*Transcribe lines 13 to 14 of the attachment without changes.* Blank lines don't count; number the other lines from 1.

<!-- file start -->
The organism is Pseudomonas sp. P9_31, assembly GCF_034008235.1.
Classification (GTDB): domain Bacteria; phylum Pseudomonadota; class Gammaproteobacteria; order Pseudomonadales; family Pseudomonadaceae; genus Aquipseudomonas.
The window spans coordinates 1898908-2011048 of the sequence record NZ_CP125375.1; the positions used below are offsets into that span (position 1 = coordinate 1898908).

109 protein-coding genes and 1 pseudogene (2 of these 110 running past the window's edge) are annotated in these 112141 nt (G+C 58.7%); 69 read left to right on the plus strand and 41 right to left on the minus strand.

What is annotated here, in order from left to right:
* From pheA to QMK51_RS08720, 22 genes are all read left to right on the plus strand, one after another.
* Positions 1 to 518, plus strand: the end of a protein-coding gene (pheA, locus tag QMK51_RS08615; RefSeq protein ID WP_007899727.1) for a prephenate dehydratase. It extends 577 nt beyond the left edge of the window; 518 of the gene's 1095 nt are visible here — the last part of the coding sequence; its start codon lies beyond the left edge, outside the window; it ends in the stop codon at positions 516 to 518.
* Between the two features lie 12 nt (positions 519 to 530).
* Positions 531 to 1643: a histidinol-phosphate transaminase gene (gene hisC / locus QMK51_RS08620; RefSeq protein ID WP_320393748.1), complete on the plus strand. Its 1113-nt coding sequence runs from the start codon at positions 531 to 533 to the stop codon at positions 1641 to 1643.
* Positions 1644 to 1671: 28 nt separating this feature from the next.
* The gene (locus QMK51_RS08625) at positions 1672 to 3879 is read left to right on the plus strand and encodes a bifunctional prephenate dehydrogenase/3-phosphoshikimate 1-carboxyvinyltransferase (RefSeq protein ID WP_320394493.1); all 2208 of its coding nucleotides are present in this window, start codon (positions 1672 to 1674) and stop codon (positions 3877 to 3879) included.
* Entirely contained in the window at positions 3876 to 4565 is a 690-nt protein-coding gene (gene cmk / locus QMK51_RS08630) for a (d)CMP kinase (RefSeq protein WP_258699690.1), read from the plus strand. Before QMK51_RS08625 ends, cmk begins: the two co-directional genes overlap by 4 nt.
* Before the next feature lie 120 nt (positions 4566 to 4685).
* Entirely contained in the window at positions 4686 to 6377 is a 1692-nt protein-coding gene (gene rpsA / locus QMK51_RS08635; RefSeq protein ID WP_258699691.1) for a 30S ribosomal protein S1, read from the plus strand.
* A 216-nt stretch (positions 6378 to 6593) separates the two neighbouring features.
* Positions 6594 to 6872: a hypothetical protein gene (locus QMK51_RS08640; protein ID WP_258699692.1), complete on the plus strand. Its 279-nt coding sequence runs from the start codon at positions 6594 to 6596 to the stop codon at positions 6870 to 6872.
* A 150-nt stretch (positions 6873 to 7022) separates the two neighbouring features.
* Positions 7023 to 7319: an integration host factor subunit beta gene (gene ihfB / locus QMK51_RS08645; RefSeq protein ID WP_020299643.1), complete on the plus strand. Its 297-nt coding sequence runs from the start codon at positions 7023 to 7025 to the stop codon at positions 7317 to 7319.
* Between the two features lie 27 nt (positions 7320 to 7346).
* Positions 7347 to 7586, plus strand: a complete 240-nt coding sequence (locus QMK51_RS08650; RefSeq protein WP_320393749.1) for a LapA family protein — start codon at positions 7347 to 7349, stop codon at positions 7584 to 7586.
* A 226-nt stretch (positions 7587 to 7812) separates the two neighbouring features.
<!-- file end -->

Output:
* Before the next feature lie 120 nt (positions 4566 to 4685).
* Entirely contained in the window at positions 4686 to 6377 is a 1692-nt protein-coding gene (gene rpsA / locus QMK51_RS08635; RefSeq protein ID WP_258699691.1) for a 30S ribosomal protein S1, read from the plus strand.